Learning to trust my struggle is a reminder for me to constantly be willing to improve myself if I want to improve my circumstances. Faith plays a main role in my struggle. I don’t believe in competing for what I want. I now believe in creating what I want; by bringing it to reality through motivation and changing that motivation into a habit to get to where I am going; seeking the power to improve the lives of many out there, through the diligence of my hard work and most of all, because of the faith others have in me. I am never too much and I am always enough.

I came to the U.S., like every immigrant, to create my American Dream and get a chance at doing better – that is the main reason why I am here. To do better for myself, my mother, my sister, and those around me who deserve a chance at a better life. Those who deserve to be heard, and those who deserve to live free of persecution in Sierra Leone for being themselves.

I recently told my sister I was gay and, well, she wasn’t surprised but it sort of reduced her communication with me. She warned me not to tell my mum as that ‘would be the death of her.’ I look back and think of Aunty whom I lost by the cold hands of Ebola. She was the only one who knew that I was gay and loved me unconditionally. She was the only saving grace I had in Sierra Leone. She supported me in everything and would not have wanted me to give up. She was so helpful to those around her even if it meant her going hungry. She set the pace for me and would have wanted me to do likewise.

That is why I am in America. I have a better chance at helping boys and girls like me around the world than I do in Sierra Leone where I am unsafe. I have a better chance to blossom and succeed here where I am not being beaten and jailed for being gay. I have a better chance to study foreign policy and corporate management technology here where I can eventually take a ministerial position and help change the laws that govern the rights of freedom and homosexuality in Sierra Leone and help those who have been physically and psychologically abused for being themselves find a space to freedom. Like India has changed, my country must change as well…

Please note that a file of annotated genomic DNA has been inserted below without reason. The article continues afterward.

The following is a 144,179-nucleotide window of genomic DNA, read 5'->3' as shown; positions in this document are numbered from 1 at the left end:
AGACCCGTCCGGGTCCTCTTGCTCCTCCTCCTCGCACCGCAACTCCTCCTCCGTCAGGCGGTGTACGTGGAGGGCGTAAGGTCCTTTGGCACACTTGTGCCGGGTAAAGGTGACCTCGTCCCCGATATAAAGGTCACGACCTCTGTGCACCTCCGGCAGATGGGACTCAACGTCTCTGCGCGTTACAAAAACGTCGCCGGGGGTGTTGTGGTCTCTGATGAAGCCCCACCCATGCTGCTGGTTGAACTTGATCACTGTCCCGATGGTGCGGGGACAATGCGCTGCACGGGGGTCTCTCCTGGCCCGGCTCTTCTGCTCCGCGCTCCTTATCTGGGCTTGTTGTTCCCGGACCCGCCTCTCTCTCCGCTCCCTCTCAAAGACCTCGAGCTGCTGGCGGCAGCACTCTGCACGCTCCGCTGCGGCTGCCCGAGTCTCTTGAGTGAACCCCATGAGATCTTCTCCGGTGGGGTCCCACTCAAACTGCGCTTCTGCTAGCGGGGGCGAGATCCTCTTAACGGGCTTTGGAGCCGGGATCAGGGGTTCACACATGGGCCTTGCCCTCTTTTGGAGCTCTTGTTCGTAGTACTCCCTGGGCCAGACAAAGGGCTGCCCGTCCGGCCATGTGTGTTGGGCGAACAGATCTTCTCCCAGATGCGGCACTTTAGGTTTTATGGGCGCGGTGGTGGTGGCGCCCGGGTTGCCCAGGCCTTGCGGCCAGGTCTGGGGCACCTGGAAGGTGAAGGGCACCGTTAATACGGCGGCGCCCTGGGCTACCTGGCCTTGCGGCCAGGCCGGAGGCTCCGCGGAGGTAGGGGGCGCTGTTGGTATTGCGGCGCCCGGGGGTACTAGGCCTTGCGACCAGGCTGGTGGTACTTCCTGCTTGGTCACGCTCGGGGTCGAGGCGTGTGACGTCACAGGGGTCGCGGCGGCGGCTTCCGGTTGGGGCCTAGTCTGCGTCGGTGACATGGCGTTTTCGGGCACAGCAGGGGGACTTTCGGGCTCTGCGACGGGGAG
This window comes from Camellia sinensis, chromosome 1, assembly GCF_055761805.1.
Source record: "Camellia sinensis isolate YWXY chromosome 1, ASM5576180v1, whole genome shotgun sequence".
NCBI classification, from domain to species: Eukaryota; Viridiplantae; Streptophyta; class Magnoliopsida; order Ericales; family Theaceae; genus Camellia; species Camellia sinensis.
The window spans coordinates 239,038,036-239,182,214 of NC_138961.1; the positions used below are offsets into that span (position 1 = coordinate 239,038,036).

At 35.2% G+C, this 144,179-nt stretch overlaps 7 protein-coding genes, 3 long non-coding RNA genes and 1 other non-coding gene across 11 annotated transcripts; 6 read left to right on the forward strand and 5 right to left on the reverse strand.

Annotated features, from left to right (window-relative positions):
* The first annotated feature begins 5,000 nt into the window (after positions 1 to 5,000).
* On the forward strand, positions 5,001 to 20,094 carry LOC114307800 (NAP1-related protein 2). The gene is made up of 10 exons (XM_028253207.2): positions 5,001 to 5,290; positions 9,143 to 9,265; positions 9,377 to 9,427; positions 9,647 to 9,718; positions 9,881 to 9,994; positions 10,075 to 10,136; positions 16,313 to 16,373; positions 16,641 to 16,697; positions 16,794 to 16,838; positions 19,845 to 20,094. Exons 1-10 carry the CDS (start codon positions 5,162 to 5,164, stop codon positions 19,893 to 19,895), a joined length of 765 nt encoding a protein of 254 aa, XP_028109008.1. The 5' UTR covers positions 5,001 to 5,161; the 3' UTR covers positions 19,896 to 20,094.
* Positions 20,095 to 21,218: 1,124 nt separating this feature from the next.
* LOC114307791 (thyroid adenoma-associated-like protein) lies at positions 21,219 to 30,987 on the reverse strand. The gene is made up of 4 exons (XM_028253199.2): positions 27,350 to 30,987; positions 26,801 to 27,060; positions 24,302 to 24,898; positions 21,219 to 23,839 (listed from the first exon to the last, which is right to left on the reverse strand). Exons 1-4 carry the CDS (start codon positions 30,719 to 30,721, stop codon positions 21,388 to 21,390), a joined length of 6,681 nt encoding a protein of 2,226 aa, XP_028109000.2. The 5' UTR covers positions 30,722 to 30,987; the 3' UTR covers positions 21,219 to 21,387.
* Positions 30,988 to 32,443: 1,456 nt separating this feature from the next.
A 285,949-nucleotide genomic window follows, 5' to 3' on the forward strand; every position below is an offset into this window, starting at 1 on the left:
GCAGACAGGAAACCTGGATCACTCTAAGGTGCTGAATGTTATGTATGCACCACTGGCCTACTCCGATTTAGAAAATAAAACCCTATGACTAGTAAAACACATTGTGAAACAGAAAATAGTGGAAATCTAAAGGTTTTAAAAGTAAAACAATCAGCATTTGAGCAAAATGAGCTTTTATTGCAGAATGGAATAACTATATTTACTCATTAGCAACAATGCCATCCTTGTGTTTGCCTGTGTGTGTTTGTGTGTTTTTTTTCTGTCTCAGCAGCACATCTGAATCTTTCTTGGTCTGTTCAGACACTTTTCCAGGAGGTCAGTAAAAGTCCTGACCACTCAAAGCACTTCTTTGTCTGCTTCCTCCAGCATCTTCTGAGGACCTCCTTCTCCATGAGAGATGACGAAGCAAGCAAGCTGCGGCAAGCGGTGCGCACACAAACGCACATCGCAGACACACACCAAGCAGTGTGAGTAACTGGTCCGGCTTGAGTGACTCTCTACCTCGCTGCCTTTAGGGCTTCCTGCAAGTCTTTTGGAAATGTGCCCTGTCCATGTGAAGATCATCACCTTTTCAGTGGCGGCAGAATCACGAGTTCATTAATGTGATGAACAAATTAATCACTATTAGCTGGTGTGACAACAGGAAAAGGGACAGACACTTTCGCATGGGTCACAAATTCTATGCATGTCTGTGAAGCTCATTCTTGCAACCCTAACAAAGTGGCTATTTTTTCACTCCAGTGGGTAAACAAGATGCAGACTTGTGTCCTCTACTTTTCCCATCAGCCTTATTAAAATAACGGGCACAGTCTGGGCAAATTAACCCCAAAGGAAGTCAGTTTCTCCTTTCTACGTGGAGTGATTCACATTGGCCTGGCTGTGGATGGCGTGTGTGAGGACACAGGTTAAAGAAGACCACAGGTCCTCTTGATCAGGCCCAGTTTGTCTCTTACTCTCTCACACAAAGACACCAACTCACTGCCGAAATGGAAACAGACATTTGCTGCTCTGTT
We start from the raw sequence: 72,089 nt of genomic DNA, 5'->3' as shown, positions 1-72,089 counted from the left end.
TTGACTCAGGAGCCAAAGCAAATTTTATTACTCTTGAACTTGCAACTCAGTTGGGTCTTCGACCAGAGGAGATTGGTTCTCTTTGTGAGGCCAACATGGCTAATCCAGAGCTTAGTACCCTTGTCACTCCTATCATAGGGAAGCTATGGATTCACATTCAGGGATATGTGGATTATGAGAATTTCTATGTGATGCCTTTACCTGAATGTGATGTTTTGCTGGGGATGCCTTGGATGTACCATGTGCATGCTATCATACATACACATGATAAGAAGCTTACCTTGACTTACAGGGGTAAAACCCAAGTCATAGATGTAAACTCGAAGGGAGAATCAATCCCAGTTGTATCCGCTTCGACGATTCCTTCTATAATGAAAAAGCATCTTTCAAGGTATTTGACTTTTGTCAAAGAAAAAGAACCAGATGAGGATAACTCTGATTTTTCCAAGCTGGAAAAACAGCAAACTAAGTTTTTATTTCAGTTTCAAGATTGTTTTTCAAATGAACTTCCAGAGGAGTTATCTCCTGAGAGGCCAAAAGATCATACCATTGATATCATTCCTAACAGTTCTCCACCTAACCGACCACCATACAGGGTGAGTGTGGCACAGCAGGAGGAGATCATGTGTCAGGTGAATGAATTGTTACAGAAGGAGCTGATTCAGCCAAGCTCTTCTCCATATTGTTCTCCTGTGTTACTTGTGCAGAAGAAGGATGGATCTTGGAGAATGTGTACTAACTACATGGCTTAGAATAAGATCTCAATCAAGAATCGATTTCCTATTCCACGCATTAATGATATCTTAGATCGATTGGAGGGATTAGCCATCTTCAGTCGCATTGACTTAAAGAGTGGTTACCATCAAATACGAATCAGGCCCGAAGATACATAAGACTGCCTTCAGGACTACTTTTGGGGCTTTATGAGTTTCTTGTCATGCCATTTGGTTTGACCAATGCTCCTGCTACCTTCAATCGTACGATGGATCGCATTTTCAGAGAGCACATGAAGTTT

I have a better chance to inspire the youth in my country to the possibilities of technology, coding and access to boundless information that will empower them to be the change they want to see happen in Sierra Leone. I have a better chance of being paid generously which I plan to use to further my organization – Girl Optimization in changing the lives of people in Africa.

I am not in America to decay away. I am not here for the finer things in life. I am here to create endless possibilities for boys and girls like me who depend on my success and advocacy. I am here to put myself in a better position financially, emotionally, and educationally. To help them gain freedom and become the leaders of tomorrow and the only way this can happen is if I stay.

E464D91E-F995-4424-8E07-716810B4DF21-e1529429367328Isaac Bayoh (2nd from right) with the J. Luce Foundation Young Global Leadership
Initiative visiting the New York State Caprila in Albany as guests of New York State
Senators Rebecca Seawright and Danny O’Donnell. 
Photo: The Stewardship Report.

What lessons have you learned through all of these experiences, through these many ordeals?

These experiences have been an awakening. I learned to create the life I wanted to see for myself by trusting my authentic self without any filters and having faith to stand in the possibility of being more resilient. Aimless no more, my purpose has been made clear to me; to use the experiences I’ve had as a catalyst for positive change on a global level. I am now a Young Global Leader to the United Nations and I stand strong for female empowerment and human rights. I raise up my voice – not so I can shout, but so that those without a voice can be heard.

Going back to Sierra Leone would be the death of me. I say this because It would be a death sentence as I have lost my aunt Christiana the only one who shielded me from harm and was the source of my being alive as a gay kid in Sierra Leone and was my protector.

If I were to step my foot in Sierra Leone I am assured that I would be returning back to my mother’s house (which is the only place I could stay) in the village where my uncle will surely catch and put me through Poro where I risk being castrated and the possibility of losing my life.